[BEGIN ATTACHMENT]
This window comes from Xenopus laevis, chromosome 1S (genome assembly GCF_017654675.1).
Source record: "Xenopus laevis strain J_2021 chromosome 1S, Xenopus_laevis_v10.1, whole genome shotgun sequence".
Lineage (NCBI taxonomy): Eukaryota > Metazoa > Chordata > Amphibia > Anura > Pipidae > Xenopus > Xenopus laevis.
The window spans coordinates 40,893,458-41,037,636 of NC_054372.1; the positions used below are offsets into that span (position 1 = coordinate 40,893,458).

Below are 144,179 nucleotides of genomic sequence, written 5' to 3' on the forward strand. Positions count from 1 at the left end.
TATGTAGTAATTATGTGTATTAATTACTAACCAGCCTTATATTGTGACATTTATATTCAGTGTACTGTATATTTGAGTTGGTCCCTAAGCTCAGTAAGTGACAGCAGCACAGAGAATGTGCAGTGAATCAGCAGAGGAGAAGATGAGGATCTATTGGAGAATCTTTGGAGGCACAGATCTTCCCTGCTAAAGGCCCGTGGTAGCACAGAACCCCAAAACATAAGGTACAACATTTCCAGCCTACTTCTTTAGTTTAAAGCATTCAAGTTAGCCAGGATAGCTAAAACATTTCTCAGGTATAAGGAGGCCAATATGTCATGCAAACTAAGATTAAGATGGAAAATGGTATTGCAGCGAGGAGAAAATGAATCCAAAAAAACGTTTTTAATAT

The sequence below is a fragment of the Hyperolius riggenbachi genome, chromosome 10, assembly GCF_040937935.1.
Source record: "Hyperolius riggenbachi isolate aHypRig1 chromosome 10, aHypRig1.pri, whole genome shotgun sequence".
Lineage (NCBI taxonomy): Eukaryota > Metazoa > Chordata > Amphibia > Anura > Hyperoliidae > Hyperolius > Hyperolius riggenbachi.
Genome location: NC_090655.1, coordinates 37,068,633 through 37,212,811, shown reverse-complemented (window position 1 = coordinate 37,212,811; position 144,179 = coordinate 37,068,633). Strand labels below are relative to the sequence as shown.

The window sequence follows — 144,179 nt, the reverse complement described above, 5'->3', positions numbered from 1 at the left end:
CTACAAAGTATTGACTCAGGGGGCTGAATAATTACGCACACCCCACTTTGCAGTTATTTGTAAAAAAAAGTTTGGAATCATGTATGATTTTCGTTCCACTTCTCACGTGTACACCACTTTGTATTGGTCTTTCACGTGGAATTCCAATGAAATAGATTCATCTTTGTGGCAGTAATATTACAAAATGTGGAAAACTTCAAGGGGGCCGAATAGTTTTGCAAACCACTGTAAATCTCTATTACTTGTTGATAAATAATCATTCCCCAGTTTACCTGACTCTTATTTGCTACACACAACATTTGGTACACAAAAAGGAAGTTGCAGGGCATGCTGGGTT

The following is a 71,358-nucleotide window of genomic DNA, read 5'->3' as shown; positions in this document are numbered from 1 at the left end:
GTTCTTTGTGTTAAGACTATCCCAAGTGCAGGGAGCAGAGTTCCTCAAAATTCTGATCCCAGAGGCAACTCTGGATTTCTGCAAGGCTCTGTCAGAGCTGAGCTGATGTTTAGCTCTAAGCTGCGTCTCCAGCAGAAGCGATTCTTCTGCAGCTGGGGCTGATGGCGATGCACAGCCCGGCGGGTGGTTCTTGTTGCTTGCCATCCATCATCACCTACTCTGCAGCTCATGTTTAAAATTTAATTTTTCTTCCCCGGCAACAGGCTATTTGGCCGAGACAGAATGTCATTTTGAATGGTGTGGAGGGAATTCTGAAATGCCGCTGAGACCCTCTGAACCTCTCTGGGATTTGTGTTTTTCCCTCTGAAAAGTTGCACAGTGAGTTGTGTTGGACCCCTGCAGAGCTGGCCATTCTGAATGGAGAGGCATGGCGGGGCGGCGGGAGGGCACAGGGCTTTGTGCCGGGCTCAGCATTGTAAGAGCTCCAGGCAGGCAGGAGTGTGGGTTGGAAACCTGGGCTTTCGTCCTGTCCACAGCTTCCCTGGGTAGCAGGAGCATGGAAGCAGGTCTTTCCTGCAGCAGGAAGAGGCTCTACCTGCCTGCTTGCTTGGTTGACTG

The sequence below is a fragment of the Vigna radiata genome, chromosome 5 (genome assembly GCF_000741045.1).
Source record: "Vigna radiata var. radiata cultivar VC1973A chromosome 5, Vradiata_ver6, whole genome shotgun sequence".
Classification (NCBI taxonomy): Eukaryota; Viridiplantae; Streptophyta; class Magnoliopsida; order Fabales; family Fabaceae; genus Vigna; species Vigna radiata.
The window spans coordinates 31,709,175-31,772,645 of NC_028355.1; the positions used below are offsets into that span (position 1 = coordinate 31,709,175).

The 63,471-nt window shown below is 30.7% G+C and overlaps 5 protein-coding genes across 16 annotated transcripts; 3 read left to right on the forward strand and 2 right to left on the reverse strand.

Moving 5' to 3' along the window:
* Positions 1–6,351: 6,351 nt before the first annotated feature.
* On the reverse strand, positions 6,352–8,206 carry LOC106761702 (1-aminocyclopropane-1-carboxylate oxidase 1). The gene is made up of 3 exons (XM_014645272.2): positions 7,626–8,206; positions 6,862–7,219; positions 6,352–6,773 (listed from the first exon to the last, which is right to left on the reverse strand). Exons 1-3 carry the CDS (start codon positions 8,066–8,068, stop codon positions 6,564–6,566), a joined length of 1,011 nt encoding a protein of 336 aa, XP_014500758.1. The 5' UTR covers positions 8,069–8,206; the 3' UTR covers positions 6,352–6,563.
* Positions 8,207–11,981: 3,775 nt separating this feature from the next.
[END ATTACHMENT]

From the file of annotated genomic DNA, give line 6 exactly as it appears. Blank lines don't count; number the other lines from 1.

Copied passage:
TATGTAGTAATTATGTGTATTAATTACTAACCAGCCTTATATTGTGACATTTATATTCAGTGTACTGTATATTTGAGTTGGTCCCTAAGCTCAGTAAGTGACAGCAGCACAGAGAATGTGCAGTGAATCAGCAGAGGAGAAGATGAGGATCTATTGGAGAATCTTTGGAGGCACAGATCTTCCCTGCTAAAGGCCCGTGGTAGCACAGAACCCCAAAACATAAGGTACAACATTTCCAGCCTACTTCTTTAGTTTAAAGCATTCAAGTTAGCCAGGATAGCTAAAACATTTCTCAGGTATAAGGAGGCCAATATGTCATGCAAACTAAGATTAAGATGGAAAATGGTATTGCAGCGAGGAGAAAATGAATCCAAAAAAACGTTTTTAATAT